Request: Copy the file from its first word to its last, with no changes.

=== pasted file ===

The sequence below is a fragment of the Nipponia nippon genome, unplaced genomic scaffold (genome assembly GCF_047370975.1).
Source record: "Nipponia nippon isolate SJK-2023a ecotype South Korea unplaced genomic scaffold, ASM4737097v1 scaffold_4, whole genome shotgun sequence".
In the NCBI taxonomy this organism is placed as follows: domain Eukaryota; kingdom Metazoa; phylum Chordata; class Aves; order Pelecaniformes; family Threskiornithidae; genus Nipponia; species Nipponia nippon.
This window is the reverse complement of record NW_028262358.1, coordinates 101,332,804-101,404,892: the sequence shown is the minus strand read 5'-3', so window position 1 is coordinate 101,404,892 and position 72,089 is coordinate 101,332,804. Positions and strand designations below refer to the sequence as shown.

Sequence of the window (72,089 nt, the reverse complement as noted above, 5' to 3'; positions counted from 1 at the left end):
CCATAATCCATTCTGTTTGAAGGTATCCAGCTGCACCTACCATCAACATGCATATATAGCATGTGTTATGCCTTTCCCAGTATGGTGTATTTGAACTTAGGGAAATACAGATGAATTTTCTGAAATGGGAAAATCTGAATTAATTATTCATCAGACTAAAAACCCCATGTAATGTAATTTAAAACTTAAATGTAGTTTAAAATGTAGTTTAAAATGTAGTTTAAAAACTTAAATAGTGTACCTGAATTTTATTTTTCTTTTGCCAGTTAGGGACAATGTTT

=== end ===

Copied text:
The sequence below is a fragment of the Nipponia nippon genome, unplaced genomic scaffold (genome assembly GCF_047370975.1).
Source record: "Nipponia nippon isolate SJK-2023a ecotype South Korea unplaced genomic scaffold, ASM4737097v1 scaffold_4, whole genome shotgun sequence".
In the NCBI taxonomy this organism is placed as follows: domain Eukaryota; kingdom Metazoa; phylum Chordata; class Aves; order Pelecaniformes; family Threskiornithidae; genus Nipponia; species Nipponia nippon.
This window is the reverse complement of record NW_028262358.1, coordinates 101,332,804-101,404,892: the sequence shown is the minus strand read 5'-3', so window position 1 is coordinate 101,404,892 and position 72,089 is coordinate 101,332,804. Positions and strand designations below refer to the sequence as shown.

Sequence of the window (72,089 nt, the reverse complement as noted above, 5' to 3'; positions counted from 1 at the left end):
CCATAATCCATTCTGTTTGAAGGTATCCAGCTGCACCTACCATCAACATGCATATATAGCATGTGTTATGCCTTTCCCAGTATGGTGTATTTGAACTTAGGGAAATACAGATGAATTTTCTGAAATGGGAAAATCTGAATTAATTATTCATCAGACTAAAAACCCCATGTAATGTAATTTAAAACTTAAATGTAGTTTAAAATGTAGTTTAAAATGTAGTTTAAAAACTTAAATAGTGTACCTGAATTTTATTTTTCTTTTGCCAGTTAGGGACAATGTTT